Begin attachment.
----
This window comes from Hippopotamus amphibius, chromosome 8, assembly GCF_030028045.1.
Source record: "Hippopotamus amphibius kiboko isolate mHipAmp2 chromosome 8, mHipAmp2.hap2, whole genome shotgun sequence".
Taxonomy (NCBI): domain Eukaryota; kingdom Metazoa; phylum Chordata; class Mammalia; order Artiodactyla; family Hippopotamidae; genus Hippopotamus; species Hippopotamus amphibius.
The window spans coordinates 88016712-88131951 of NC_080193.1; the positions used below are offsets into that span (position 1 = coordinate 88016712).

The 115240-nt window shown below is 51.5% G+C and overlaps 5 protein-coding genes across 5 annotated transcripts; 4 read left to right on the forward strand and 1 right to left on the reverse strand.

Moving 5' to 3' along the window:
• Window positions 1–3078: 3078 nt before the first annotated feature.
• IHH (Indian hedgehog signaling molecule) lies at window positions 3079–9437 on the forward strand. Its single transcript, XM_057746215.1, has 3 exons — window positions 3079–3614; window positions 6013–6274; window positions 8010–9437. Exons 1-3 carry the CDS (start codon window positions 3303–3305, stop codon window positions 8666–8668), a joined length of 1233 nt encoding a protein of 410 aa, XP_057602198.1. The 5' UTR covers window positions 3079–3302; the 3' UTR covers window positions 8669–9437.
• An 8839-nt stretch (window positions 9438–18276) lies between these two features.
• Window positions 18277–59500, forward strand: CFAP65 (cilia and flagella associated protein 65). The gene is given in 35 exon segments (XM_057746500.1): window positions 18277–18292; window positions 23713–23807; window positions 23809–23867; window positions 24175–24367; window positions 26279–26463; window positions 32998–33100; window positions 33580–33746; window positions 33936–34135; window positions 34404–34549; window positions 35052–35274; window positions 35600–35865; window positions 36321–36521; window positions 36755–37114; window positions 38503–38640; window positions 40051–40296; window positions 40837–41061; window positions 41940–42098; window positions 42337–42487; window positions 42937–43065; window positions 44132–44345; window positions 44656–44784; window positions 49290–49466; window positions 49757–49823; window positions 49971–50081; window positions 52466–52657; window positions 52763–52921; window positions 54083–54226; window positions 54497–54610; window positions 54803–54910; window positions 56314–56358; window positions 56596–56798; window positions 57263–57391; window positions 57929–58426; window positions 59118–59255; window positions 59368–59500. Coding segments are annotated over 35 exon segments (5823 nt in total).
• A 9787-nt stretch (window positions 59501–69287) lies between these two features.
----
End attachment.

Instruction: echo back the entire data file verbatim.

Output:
This window comes from Hippopotamus amphibius, chromosome 8, assembly GCF_030028045.1.
Source record: "Hippopotamus amphibius kiboko isolate mHipAmp2 chromosome 8, mHipAmp2.hap2, whole genome shotgun sequence".
Taxonomy (NCBI): domain Eukaryota; kingdom Metazoa; phylum Chordata; class Mammalia; order Artiodactyla; family Hippopotamidae; genus Hippopotamus; species Hippopotamus amphibius.
The window spans coordinates 88016712-88131951 of NC_080193.1; the positions used below are offsets into that span (position 1 = coordinate 88016712).

The 115240-nt window shown below is 51.5% G+C and overlaps 5 protein-coding genes across 5 annotated transcripts; 4 read left to right on the forward strand and 1 right to left on the reverse strand.

Moving 5' to 3' along the window:
• Window positions 1–3078: 3078 nt before the first annotated feature.
• IHH (Indian hedgehog signaling molecule) lies at window positions 3079–9437 on the forward strand. Its single transcript, XM_057746215.1, has 3 exons — window positions 3079–3614; window positions 6013–6274; window positions 8010–9437. Exons 1-3 carry the CDS (start codon window positions 3303–3305, stop codon window positions 8666–8668), a joined length of 1233 nt encoding a protein of 410 aa, XP_057602198.1. The 5' UTR covers window positions 3079–3302; the 3' UTR covers window positions 8669–9437.
• An 8839-nt stretch (window positions 9438–18276) lies between these two features.
• Window positions 18277–59500, forward strand: CFAP65 (cilia and flagella associated protein 65). The gene is given in 35 exon segments (XM_057746500.1): window positions 18277–18292; window positions 23713–23807; window positions 23809–23867; window positions 24175–24367; window positions 26279–26463; window positions 32998–33100; window positions 33580–33746; window positions 33936–34135; window positions 34404–34549; window positions 35052–35274; window positions 35600–35865; window positions 36321–36521; window positions 36755–37114; window positions 38503–38640; window positions 40051–40296; window positions 40837–41061; window positions 41940–42098; window positions 42337–42487; window positions 42937–43065; window positions 44132–44345; window positions 44656–44784; window positions 49290–49466; window positions 49757–49823; window positions 49971–50081; window positions 52466–52657; window positions 52763–52921; window positions 54083–54226; window positions 54497–54610; window positions 54803–54910; window positions 56314–56358; window positions 56596–56798; window positions 57263–57391; window positions 57929–58426; window positions 59118–59255; window positions 59368–59500. Coding segments are annotated over 35 exon segments (5823 nt in total).
• A 9787-nt stretch (window positions 59501–69287) lies between these two features.